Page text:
Want More Education?
Delve deeper into the science behind skin care with —Skin Inc. Video Education!
Most Popular in:
Community Service: Get Involved
By: Erin Zaleski
Posted: June 11, 2008, from the October 2006 issue of Skin Inc. magazine.
page 4 of 5
Once you have decided on the “hows” and “wheres” of getting involved, the next step involves marketing and publicity. “I like to see spas use 3–5% of their gross marketing budget of 20% of the spa’s total budget on community service-related material,” says Cortright, who also has attended numerous spa conferences on marketing.
Spreading the word about your spa’s involvement can be accomplished by including listings in local publications, placing announcements in your spa’s newsletter, putting notices on your Web site or posting fliers around the facility. In addition, marketing your charitable participation doesn’t have to be expensive, Cortright notes. “Everyone thinks you have to spend a fortune on marketing and publicity, but the great thing about community work is that it doesn’t have to be the case,” she says. “Look at the areas where your target audience frequents. Adding your name to coffee cup sleeves will cost 7 cents apiece, and who purchases $3 lattes every day? People who visit spas.”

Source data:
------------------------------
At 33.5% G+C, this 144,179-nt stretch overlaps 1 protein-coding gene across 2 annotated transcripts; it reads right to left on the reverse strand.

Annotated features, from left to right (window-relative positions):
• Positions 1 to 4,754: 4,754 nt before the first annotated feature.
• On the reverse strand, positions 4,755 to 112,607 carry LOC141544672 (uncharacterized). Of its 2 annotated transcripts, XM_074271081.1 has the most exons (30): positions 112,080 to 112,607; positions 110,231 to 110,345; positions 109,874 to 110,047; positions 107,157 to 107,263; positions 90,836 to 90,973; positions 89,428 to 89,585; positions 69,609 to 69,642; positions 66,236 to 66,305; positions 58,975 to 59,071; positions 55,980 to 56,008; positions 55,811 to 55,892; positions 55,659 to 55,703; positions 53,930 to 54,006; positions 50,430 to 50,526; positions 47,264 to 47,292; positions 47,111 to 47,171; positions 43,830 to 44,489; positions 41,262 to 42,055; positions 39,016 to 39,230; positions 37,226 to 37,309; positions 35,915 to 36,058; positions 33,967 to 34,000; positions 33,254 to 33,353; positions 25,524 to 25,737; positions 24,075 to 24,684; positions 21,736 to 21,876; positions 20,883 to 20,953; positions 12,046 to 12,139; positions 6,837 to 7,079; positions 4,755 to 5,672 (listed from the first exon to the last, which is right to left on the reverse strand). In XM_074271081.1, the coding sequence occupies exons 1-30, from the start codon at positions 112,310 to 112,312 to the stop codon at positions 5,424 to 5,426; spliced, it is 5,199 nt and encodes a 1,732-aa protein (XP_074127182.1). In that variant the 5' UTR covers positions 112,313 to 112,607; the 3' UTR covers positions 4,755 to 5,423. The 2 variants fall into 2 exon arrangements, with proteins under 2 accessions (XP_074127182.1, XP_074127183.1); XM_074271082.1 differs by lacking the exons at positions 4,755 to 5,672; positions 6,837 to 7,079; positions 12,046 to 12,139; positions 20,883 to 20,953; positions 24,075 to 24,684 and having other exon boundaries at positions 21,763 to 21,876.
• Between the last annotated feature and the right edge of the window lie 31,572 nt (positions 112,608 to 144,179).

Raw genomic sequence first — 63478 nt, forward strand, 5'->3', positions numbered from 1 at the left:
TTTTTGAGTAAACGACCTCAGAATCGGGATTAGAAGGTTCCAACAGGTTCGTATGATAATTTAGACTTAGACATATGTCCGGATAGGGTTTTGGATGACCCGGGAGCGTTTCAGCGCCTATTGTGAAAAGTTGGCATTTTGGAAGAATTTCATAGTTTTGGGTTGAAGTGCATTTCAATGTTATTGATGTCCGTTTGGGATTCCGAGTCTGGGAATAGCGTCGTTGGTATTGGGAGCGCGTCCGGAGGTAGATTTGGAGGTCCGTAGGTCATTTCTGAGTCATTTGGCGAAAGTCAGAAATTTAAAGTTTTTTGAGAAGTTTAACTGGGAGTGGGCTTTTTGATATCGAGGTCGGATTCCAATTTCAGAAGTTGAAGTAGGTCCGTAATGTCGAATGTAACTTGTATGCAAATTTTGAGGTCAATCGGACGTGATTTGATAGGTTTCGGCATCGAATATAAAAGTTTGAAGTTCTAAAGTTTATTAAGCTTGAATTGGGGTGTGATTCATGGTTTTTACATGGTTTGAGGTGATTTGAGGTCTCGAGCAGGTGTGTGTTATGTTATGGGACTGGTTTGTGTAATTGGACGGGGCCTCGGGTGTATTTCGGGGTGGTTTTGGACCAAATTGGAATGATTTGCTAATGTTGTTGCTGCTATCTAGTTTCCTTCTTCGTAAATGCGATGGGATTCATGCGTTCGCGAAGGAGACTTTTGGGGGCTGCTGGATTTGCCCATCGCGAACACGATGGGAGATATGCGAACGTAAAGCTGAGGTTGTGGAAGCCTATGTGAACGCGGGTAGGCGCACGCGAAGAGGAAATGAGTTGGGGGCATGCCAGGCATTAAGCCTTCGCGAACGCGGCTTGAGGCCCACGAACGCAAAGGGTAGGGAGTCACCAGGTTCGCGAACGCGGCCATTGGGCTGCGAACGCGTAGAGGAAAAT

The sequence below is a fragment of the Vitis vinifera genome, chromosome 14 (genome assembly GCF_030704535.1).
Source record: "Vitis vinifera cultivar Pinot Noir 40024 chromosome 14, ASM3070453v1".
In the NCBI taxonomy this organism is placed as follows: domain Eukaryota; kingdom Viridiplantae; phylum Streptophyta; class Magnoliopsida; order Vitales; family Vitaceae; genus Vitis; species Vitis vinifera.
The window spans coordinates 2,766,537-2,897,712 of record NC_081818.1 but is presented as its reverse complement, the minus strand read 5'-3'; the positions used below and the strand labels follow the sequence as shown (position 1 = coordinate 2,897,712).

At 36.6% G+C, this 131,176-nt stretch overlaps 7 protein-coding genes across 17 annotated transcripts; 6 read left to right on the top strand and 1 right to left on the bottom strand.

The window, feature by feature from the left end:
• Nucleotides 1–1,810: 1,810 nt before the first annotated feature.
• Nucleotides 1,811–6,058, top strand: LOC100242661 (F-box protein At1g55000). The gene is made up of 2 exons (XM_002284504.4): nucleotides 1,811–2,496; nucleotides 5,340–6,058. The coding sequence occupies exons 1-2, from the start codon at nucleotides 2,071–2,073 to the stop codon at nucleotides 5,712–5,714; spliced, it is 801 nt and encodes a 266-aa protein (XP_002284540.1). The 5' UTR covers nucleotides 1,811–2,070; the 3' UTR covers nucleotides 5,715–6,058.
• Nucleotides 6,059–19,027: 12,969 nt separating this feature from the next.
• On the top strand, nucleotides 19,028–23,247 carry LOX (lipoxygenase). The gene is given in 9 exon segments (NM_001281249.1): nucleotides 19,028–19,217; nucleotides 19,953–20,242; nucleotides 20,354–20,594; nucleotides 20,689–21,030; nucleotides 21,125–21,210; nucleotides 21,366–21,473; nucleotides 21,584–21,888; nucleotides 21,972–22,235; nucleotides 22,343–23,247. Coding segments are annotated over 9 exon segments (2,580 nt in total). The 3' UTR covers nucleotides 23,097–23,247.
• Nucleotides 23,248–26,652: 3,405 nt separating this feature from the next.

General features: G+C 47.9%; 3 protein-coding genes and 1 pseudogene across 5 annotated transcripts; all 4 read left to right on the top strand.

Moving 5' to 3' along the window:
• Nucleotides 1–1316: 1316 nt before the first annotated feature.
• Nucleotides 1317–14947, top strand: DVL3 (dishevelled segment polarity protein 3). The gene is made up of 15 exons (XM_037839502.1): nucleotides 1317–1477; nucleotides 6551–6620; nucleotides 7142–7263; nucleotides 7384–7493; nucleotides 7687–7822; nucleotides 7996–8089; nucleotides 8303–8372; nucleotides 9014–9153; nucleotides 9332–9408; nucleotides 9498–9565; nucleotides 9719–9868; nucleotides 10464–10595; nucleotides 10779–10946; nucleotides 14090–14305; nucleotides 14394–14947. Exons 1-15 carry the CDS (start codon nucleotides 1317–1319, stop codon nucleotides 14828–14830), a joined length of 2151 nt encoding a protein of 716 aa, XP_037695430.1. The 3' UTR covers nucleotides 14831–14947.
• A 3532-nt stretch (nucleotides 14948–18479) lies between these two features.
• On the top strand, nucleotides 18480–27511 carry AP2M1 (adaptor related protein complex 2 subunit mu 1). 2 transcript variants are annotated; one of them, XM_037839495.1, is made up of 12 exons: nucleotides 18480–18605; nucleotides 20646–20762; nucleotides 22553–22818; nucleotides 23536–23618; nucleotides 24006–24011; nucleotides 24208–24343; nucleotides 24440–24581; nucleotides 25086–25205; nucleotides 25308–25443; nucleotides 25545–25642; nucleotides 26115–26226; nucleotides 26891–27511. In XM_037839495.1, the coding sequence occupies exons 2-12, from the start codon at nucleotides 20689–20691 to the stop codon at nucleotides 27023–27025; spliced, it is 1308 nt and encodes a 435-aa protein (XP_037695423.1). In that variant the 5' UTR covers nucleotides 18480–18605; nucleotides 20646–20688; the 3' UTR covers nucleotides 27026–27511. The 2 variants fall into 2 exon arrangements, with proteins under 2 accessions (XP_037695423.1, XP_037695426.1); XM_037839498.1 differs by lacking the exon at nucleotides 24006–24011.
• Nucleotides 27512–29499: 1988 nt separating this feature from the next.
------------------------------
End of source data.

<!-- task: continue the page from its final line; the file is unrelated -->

Clients themselves often are eager to lend a hand with fundraising events, and they can become one of your best sources of publicity. Hagen points out that word of mouth made her work well known throughout the neighborhood. “It was a matter of one client telling another until people became aware of what we were doing,” she says.
Along with spreading the word, clients also can keep you clued in about key issues and organizations that are the most in need of help. “When becoming involved, you really get to know the people in your area,” Patton says. “All of our clients are aware of what we do, and it has become very personal because you may know someone who has a child who is dying of cancer.”
Making a difference
Last June, Hagen and Eskow’s innovative work officially was recognized when The Day Spa Association presented the two sisters with the Distinguished Day Spa Award 2005. Hagen says that, since the acknowledgment, interest in her work has increased even more. Also, Cortright’s spa was named Best Day Spa by The Orange County Register’s 2005 Reader’s Poll. Such public response can serve as a reminder as to just how essential community service has become in setting a business apart from its competition.